A lefty can have an advantage in terms of being harder to guard, especially since Brewer has worked to develop her right hand in the post, too. It's not as strong as her natural side, but she can score from the right without having to switch hands.

"Even in high school people would be like, ‘She can only go left!" Brewer said. "I can go to my right as well, but they're so used to playing somebody that's right-handed they forget that I'm left-handed."

With the exit of five senior starters from last season, playing time is there for the plucking this season. Candace Parker and Nicky Anosike anchored the paint for Tennessee on both ends of the court and both have departed for the WNBA.

The individual workouts meant youngsters like Brewer got to learn Lady Vol terminology, defensive principles and basic drills. Brewer said the sessions were vital for the freshmen.

"Definitely," Brewer said. "It's where the coaches can see what each of us needs to work on more. My biggest thing was playing from high to low and being able to stay low in everything I do. I definitely have gotten better at that. I'm glad we did have this time to where the coaches could see us."

One incident in particular underscores Brewer's preseason approach. In a drill that began on the wing and ended at the rim, she mistimed her steps and didn't finish. The workouts were fast-paced with players sprinting end to end and barely catching their breaths between reps. As Brewer walked back to the line she turned to Lockwood, who was just about to pass the ball to the next player up, and said, "Can I go again?"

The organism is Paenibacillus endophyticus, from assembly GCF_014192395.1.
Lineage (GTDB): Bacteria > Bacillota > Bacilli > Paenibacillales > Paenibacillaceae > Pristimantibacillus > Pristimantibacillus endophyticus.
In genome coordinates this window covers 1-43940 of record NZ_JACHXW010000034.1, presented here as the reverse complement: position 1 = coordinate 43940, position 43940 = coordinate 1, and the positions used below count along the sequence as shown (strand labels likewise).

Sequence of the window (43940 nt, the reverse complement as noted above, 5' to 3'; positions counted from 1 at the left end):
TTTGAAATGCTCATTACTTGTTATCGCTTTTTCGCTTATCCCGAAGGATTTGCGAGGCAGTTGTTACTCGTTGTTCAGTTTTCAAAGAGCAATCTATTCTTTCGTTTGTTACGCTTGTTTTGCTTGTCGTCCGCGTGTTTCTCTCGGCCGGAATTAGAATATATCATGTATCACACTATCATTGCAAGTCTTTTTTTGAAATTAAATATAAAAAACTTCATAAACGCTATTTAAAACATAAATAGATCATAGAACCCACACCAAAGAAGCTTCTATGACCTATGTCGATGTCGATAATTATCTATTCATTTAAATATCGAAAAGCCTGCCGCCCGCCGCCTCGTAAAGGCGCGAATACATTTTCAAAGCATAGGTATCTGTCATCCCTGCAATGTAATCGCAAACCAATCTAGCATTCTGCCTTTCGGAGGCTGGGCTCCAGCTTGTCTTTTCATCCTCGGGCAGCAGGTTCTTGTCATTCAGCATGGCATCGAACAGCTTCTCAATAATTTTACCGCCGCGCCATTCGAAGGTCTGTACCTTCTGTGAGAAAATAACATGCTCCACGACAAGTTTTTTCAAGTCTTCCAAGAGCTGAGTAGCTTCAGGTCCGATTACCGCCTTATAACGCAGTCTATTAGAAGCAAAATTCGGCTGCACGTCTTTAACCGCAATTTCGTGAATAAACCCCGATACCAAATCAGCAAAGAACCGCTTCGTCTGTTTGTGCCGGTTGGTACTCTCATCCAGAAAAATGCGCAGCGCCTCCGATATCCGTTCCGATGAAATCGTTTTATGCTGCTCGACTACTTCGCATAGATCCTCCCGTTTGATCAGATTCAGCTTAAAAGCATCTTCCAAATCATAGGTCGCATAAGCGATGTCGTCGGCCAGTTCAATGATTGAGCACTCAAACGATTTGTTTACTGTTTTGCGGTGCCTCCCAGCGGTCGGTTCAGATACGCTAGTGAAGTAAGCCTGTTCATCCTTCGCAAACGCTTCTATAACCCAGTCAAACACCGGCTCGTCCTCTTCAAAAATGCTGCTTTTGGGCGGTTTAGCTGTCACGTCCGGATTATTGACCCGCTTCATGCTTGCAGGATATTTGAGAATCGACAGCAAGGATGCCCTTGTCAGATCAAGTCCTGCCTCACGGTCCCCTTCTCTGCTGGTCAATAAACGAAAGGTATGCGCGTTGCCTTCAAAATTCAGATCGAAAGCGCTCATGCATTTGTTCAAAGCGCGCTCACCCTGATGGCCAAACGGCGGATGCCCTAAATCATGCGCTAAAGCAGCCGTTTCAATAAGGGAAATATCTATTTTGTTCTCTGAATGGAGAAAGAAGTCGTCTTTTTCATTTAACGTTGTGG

"We were about to end the drill and I didn't want to end the drill like that," Brewer said. "I wanted to be able to end on a good note."

Lockwood tossed her the ball, and Brewer executed the play correctly.

Brewer is ready to see what happens when the full team takes the court with 10 expected to be able to go Thursday – six freshmen, a redshirt freshman, two sophomores and one senior. Redshirt sophomore Cait McMahan and sophomore Vicki Baugh are rehabbing from knee surgeries.

"Just being able to start getting our team chemistry and play with each other, it's going to be incredible," Brewer said.

Brewer participated in several workout sessions with Cain, who had the benefit of making it through a preseason a year ago. Cain is both trying to get herself back to form and help the freshmen posts adjust to a college setting.

"She's helped every single one of us – what to expect and what we need to do to make Coach Summitt happy," Brewer said. "She's definitely been a great help."

The assistants ran the workouts with Summitt popping in and out to observe and offer some commentary. But it was a very low-key Summitt, whose intensity will ratchet up a little higher with full team sessions and then rise again with the official start of practice in a month.

"You don't want her to yell at you, but you know it's going to happen," Brewer said. "You've got to accept the fact it's only for the betterment of you and you're going to get good after that."